WHAT'S IT ALL ABOUT?
You might assume that the so-called Signature Series version of Lovely and Amazing would offer you something different from the previously released DVD, which is less than a year old. You might think the film's director, Nicole Holofcener—with her signature emblazoned across the front of the packaging—might have overseen a new transfer from high-definition elements and provided illuminating new supplements and perhaps a commentary. You would be wrong. Once again (see also Happiness), Lions Gate has apparently just spiffed up old material in the hopes of more sales.
Still, Lovely and Amazing is a film that's very much worth your time. This is a warm and edgily observed chick flick that even the guys can appreciate. The film takes a leisurely look at the lives of three sisters headed up by the strong-willed but somewhat kooky matriarch Jane Marks (Brenda Blethyn). As she begins undergoing what will become a painful cosmetic-surgery experience, we watch her daughters take awkward steps through their own lives and achieve minor epiphanies along the way.
Jane has recently adopted an 8-year-old overweight African American girl named Annie (Raven Goodwin), who is the unwitting victim of her new family's sarcastic, anger-prone nature. Annie is at an awkward stage, between a challenging childhood and an uncertain future, and she wears all her faults on her sleeve. Jane's two biological children are Michelle (Catherine Keener), a bitter failed artist who makes outrageously bad decisions, and Elizabeth (Emily Mortimer), an insecure actress with a predilection for lost dogs.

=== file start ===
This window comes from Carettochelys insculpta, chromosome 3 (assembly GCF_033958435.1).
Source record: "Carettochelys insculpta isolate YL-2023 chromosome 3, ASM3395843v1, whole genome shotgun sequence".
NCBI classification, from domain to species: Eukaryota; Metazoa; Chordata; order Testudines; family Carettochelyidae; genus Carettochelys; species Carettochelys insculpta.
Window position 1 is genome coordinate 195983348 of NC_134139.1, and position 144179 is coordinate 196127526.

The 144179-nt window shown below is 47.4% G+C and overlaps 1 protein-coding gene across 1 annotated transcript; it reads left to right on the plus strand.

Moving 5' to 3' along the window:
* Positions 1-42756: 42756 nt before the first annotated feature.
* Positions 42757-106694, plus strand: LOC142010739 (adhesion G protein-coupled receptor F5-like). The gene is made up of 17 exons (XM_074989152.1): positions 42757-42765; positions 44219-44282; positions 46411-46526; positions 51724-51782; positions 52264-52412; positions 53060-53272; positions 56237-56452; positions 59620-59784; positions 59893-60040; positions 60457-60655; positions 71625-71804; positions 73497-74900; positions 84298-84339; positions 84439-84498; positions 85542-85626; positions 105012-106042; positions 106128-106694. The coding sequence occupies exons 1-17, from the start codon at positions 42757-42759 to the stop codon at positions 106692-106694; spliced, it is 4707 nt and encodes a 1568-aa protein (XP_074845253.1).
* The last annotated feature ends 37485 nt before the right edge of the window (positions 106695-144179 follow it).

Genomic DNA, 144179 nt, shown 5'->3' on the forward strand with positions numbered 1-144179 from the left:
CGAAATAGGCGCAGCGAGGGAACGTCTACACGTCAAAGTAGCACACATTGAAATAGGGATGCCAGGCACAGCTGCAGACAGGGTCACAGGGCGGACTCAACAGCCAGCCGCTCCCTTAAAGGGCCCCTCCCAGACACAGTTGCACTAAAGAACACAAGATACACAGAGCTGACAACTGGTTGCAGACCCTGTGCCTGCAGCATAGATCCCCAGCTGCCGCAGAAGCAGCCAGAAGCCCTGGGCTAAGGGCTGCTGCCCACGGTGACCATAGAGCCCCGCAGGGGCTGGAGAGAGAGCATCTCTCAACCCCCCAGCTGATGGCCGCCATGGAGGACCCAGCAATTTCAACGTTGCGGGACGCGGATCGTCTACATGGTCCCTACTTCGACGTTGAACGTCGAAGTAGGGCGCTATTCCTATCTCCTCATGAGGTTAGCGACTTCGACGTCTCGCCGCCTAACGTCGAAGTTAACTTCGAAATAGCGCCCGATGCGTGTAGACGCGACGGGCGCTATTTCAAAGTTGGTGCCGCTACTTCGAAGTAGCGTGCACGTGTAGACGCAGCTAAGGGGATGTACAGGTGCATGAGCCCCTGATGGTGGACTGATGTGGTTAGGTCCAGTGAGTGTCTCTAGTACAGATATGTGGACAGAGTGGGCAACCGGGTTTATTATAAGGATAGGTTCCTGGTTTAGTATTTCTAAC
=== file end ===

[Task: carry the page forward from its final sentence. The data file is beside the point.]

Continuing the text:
Lovely and Amazing wanders along, not terribly concerned with the outward maneuverings of its plot but rather with the inward tumble of its characters' minds. There are romantic entanglements in the film—involving a one-hour-photo teenager (Jake Gyllenhaal) and an egocentric movie star (Dermot Mulroney)—but those relationships are curiously relegated to sides of the frame, as the camera focuses on the sisters' souls. We watch the everyday, awkward fumblings of these characters, and result is a refreshing honesty.
HOW'S IT LOOK?
In what appears to be a mere repackaging of the previous DVD release, Lions Gate presents Lovely and Amazing in a serviceable anamorphic-widescreen presentation of the film's original 1.85:1 theatrical presentation. Detail is pretty good, but tends toward softness in backgrounds. Colors appear somewhat flat, and grain lends itself to minor artifacting. I noticed minor edge halos in certain scenes.
HOW'S IT SOUND?
The disc's Dolby Digital 5.1 audio track is nothing to write home about, but it accurately delivers dialog—a key attribute in this talky film. I noticed few instances of surround ambience
WHAT ELSE IS THERE?
The only features to speak of are four very short interview segments—titled Getting It Going, Playing the Part, Making It Work, and Enjoying Each Other—involving key cast and crew. Each lasts just over 2 minutes, but you can't choose to "Play All."
You get also the film's Theatrical Trailer.
WHAT'S LEFT TO SAY?
Nothing new to this DVD edition. But Lovely and Amazing is a good film that deserves whatever audience it can find. Give it a try!